In January 2009, the Christ Church Lutheran in Minneapolis became Minnesota’s newest National Historic Landmark (NHL). The church is located at 3244 34th Avenue South in a quiet residential area roughly four miles southeast of the downtown business district. Christ Church Lutheran is nationally significant as the work of master architect Eliel Saarinen, who was one of the most important architects and educators of the 20th century. Saarinen was on the leading edge of the modernist movement and played a pivotal role in the emergence of modernist religious architecture in the United States.
Built in 1948-1949, Christ Church Lutheran is considered by many to be Eliel Saarinen’s masterwork, without precedent in ecclesiastical architecture because of its focused design, lighting, and acoustics. Through the use of materials, proportion, scale, and light, Saarinen created an exceptional building with great dramatic effect and architectural impact, and yet retained a very human scale and possessed a feeling of serenity and repose -- qualities which distinguish Saarinen’s work from that of many of his fellow modernists.
Christ Church Lutheran served as an affordable modernist prototype that was emulated by congregations throughout the United States. It is essentially a large rectangular volume with one-story projections extending the length of the building along both of the long sidewalls. None of the principal walls are exactly parallel and the rear wall curves gently to enclose the chancel. This was done deliberately to enhance the building’s acoustics. A tower is positioned to the south, and is connected to the church by a passageway.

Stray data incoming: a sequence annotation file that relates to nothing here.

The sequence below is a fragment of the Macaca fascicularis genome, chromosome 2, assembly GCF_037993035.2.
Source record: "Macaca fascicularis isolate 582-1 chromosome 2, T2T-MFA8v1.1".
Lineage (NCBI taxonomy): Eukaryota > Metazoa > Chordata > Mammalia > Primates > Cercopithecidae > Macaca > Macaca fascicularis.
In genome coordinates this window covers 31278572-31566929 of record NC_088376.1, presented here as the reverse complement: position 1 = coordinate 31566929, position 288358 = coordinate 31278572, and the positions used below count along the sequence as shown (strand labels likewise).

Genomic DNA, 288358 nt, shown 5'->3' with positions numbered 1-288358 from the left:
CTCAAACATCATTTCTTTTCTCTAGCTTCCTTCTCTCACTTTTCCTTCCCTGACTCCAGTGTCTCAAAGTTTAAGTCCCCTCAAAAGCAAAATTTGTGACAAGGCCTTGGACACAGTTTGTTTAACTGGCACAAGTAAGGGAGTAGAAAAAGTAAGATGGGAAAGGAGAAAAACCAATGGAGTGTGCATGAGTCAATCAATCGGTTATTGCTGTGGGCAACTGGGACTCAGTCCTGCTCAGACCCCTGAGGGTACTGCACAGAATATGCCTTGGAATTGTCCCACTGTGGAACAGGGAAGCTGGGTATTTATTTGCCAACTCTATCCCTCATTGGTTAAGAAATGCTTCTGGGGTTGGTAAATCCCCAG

The NHL nomination includes the 1962 Education Wing, which was designed by Eliel’s son, Eero, who also was one of the most acclaimed architects of the twentieth century. With the Education Wing, Eero fulfilled Saarinen Sr.’s original commission concept. The sensitive design of the Education Wing respects the earlier portions of the assemblage.
Christ Church Lutheran retains an exceptional level of integrity, clearly conveying its character-defining form and function. Few changes have been made, and those that have occurred have been limited to minor modifications such as remodeling the church basement and subtle changes to the metal flashing. Minor changes to the Education Wing include an addition of a handicap accessible restroom. In 1977, Christ Church Lutheran received a Twenty-Five Year Award from the American Institute of Architects, an award that recognizes architectural design of enduring significance. The building complex remains a remarkable tribute to both Eliel and Eero Saarinen. Fifty years after its construction, the church building continues to serve its congregation and it remains admired for its unique modernist qualities. It is unusual for the product of a relatively low-profile project, such as this was, to receive such acclaim and to exert so much influence on a national scale.
Originally published in "Exceptional Places" Vol. 4, 2009, a newsletter of the Division of Cultural Resources, Midwest Region. Written by National Park Service Staff.